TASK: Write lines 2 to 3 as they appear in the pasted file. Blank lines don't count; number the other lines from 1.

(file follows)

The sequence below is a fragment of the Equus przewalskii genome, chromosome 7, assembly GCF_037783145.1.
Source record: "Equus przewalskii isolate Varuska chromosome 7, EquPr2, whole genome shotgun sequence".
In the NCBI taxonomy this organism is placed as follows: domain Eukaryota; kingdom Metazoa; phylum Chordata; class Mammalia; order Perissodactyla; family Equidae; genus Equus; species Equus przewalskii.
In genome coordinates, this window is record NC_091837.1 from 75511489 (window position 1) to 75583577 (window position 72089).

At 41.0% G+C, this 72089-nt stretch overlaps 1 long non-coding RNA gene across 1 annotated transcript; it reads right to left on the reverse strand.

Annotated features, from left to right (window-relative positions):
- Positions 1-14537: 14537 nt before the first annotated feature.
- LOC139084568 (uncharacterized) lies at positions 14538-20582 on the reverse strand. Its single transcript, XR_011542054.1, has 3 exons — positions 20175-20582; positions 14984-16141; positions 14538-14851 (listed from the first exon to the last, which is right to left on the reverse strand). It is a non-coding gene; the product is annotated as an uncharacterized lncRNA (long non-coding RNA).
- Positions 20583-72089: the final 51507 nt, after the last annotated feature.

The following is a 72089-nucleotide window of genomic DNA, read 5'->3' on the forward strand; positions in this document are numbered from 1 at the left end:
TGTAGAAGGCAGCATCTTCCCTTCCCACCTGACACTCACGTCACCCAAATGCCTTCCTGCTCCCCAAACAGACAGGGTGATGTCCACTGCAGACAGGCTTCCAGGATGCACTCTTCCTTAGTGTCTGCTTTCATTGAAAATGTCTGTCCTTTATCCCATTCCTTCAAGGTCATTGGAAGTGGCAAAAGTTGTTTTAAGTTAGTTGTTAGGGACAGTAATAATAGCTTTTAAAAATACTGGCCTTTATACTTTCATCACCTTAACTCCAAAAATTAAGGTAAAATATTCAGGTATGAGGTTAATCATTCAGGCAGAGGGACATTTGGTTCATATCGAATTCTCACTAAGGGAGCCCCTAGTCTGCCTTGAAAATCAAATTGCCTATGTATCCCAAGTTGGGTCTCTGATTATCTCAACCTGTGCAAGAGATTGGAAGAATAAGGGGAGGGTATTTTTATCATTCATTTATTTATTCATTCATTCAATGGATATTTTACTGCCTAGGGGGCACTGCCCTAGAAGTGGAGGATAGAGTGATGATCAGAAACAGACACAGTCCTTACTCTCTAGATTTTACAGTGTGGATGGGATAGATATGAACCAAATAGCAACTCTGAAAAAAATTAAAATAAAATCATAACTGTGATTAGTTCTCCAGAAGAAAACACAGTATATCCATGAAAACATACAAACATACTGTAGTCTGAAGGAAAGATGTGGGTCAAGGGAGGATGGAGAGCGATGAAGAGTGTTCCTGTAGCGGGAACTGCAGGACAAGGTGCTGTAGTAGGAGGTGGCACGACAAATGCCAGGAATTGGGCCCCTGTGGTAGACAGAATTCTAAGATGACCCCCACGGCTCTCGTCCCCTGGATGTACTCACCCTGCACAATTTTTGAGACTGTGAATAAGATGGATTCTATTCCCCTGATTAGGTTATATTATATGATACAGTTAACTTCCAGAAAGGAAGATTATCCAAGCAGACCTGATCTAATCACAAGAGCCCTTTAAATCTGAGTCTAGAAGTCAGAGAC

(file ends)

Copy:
Source record: "Equus przewalskii isolate Varuska chromosome 7, EquPr2, whole genome shotgun sequence".
In the NCBI taxonomy this organism is placed as follows: domain Eukaryota; kingdom Metazoa; phylum Chordata; class Mammalia; order Perissodactyla; family Equidae; genus Equus; species Equus przewalskii.